After the Great Recession, the collapse of the pound and the bleeding of the stock market, UK Prime Minister Liz Truss reversed her decision to raise income tax to 45%.

According to the BBC, UK Chancellor of the Exchequer Kwasi Kwarteng confirmed the news in a statement, “he said that the proposal, announced just 10 days ago in the budget “has become a distraction”.

He added: “Together with the PM, I have decided that the best course of action is not to proceed with the 45p rate cut. We are focused on moving away from the high rate road.

Plans to scrap the 45p rate, paid by people earning more than £150,000 a year, have been criticized as unfair at a time of rising costs.

On Sunday, in an interview with the UK’s state broadcaster, the BBC, Liz was asked: “I am fully committed to scrapping the 45p rate for Are you the richest man in the country?” And Truss replied, “Yes. And that’s part of it, Laura, it’s part of the overall package to make the tax system simpler and lower.”

This move, which is considered a huge increase, could be a major setback for the Truss government, which has only been in power for a month.

His remarks came as a major backsliding from his initial commitment not to surrender. Truss said he was determined to go ahead with the massive tax cut plan because he believed it would make the country more efficient, according to an interview published in the Telegraph.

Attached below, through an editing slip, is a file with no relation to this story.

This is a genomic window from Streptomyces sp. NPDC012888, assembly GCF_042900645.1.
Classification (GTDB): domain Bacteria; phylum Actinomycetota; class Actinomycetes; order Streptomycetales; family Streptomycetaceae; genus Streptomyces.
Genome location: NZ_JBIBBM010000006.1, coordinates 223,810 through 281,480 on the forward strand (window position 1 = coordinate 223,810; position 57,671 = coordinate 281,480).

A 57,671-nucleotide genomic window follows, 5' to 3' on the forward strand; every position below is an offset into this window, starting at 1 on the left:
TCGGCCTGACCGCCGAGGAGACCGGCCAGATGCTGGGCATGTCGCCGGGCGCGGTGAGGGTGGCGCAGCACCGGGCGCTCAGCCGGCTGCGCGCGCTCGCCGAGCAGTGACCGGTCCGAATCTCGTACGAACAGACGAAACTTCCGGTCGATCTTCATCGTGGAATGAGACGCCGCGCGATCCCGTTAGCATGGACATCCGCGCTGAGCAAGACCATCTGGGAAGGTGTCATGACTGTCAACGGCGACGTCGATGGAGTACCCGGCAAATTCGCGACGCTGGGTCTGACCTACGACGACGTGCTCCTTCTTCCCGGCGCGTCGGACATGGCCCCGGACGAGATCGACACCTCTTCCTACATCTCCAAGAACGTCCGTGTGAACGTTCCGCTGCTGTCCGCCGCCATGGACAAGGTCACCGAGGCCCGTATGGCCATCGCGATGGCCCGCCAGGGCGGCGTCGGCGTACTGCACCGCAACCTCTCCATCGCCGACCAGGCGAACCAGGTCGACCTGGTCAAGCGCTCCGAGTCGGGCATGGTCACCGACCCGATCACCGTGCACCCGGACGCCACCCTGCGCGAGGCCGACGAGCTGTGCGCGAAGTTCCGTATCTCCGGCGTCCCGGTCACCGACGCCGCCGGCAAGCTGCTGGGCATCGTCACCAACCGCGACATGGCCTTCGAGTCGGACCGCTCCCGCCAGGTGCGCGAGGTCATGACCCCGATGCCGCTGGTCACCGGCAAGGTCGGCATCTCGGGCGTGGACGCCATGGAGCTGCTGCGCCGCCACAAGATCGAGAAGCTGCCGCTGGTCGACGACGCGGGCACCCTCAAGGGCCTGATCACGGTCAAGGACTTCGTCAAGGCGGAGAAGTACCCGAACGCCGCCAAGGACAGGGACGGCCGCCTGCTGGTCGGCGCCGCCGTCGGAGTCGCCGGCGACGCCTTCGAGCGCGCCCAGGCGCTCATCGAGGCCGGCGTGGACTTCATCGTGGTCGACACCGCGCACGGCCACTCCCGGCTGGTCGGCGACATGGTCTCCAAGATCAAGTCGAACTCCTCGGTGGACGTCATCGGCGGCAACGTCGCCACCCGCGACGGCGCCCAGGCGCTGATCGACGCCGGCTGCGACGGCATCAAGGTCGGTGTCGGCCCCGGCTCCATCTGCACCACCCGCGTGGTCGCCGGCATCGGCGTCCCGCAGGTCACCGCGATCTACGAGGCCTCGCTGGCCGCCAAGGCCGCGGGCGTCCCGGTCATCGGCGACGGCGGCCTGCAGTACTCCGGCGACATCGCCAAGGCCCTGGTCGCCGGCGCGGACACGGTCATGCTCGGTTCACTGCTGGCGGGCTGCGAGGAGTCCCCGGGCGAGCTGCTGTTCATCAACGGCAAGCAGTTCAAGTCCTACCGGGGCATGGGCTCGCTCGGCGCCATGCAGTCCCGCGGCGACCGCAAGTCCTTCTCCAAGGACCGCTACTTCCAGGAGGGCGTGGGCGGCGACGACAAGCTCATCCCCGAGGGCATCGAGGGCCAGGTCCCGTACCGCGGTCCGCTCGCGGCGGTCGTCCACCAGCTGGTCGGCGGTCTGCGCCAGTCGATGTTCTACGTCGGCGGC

But it is clear that he did not get support. Either from his party or from the market. The u-turn came after it became clear on the first day of the Conservative party conference that Truss would face a massive backlash if he tried to force his MPs to vote it out. Senior Tory Michael Gove has suggested Parliament should not vote on Liz Truss’s budget, saying “I don’t believe that’s true.” He called it “showing the wrong values”.

He also argued that using borrowed money to finance the tax was “not Conservative”. According to the BBC, dozens of Conservative MPs have now spoken publicly about the microfinance scheme, but privately many are concerned. At the very least, they want a 45p tax cut. Former cabinet minister Grant Shapps has already warned the prime minister that a Commons vote on the proposal will fail.

Last week, the pound fell to a record low of 1.0350 after the UK government’s tax cut plan sparked fears of a financial meltdown and inflation. While the purchase of bonds by the Bank of England on Wednesday helped the money out of his nose.

Truss took some of the blame for the collapse of the market, saying that the government should have put the land better for the package. The International Monetary Fund last week said the tax cuts could worsen inequality and undermine the BoE’s fight against inflation.

Regardless, Kwarteng seems to be doubling down, promising what he calls a new economic deal for the country. “What Britain needs is economic growth. And a government fully committed to economic growth,” he said.

(with agency access)

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